Saturday, August 12, 2017

Editorial: Keep the Heat on GOP

Now that Republicans have failed to repeal the Affordable Care Act — albeit by a one-vote margin in the Senate — Donald Trump wants to hurry the collapse of the nation’s health care program by shortchanging insurance companies who were promised subsidies for keeping costs low. Trump also has sent mixed signals on whether penalties will be enforced on people who don’t buy health insurance, as the law requires.

If enough insurance companies withdraw from the program and/or premiums soar because of sabotage, Trump thinks, ObamaCare will fail, and then Democrats will be forced to accept his terms on a replacement. But some Republican senators, looking at polls that show Americans are blaming Trump and the GOP for the cracks in the ACA, are in the mood to try to fix the program and Democrats should be ready with progressive options.

While we think Medicare for All is the ultimate solution, bills by Sen. Bernie Sanders (I-Vt.) and Rep. John Conyers (D-Mich.) to implement that are unlikely to get a serious hearing in the Republican-controlled House or Senate this year. Democrats might be able to build a groundswell of support for a proposal to let people buy Medicare and/or Medicaid coverage if private insurance companies fail to offer adequate coverage.

Toward that end, Sen. Debbie Stabenow (D-Mich.) on Aug. 3 introduced the Medicare at 55 Act, which would allow people 55 and older to buy in to Medicare. Co-sponsors include Democratic Sens. Tammy Baldwin (Wis.), Sheldon Whitehouse (R.I.), Sherrod Brown (Ohio), Jeff Merkley (Ore.), Patrick Leahy (Vt.), Jack Reed (R.I.) and Al Franken (Minn.).

Stabenow’s office suggests the new bill would likely generate cost savings for those between the ages of 55 and 64, since private insurers are permitted to charge that cohort three times the rates of their younger people due to the generally higher cost of providing them coverage. Americans aged 55 to 64, on average, pay more than $1,200 a year in out-of-pocket medical costs that Medicare would alleviate, according to the Health Care Cost Institute, Daniel Marans reported at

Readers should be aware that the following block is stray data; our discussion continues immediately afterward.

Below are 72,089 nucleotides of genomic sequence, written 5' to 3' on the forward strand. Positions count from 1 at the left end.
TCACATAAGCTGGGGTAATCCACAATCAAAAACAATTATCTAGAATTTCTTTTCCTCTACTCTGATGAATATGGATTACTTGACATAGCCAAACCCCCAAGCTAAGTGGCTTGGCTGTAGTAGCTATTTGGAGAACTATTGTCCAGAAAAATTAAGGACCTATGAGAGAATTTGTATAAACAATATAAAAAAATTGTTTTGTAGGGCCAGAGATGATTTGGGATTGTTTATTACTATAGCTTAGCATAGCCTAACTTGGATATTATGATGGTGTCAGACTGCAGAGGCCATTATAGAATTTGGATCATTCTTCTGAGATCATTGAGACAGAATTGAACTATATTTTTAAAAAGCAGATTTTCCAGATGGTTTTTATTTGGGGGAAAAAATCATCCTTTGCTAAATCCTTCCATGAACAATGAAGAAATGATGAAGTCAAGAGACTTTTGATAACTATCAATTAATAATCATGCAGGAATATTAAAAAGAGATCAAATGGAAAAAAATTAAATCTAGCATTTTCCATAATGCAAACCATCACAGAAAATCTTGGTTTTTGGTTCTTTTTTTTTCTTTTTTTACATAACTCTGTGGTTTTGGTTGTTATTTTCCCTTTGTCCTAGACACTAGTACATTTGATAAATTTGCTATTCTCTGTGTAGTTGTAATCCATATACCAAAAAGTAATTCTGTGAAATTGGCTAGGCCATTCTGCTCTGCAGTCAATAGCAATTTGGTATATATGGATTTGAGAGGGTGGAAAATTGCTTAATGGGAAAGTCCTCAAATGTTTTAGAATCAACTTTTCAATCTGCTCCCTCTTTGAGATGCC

House Democrats, including Reps. Jon Larson (Conn.), Brian Higgins (N.Y.) and Joe Courtney (Conn.) plan to introduce a similar Medicare Buy-In and Health Care Stabilization Act. The bill would let Americans aged 50 or older buy into Medicare for as little as $8,212 a year — a significant savings for a 60-year-old currently purchasing a high-ranking “gold” plan on the exchange for an estimated $13,308, according to the congressmen’s offices.

Republican Sens. Susan Collins, Lisa Murkowski and John McCain get full credit for voting against Mitch McConnell’s repeal of the Affordable Care Act — but so do the 48 senators in the Democratic Caucus (including independent Sens. Angus King of Maine and Sanders) who stuck together in defense of the ACA. And the progressive Resistance made sure the Democrats stayed in the corral as well as rounding up the three maverick Republicans who were willing to vote for the interests of their constituents, instead of the billionaire funders of the GOP who were demanding repeal of the capital gains surcharge and other taxes that pay for much of the ACA.

That leaves flaky Republican senators such as Dean Heller of Nevada, who pledged at the end of June that not only would be oppose the Republican plan to repeal and replace the ACA, he would oppose the procedural motion that would allow the Senate to proceed to debate on the bill. A month later, he voted for the “motion to proceed” and he also voted for the “skinny repeal” bill, which would cause an estimated 328,000 Nevadans to lose health care. Heller also voted with 49 other Republicans in March for a bill that would allow states to block more than $200 million in Title X funding from going to Planned Parenthood or any other organization that provides abortions — even if the medical service had nothing to do with abortions. Four million Americans rely on Title X family planning services, but many might have trouble finding a family planning clinic.

In the Senate, where Republicans have a 52-48 majority, Democrats face a daunting challenge in the 2018 election, as 23 Dems and two independents who caucus with them are up for re-election. Republicans have eight seats up for re-election.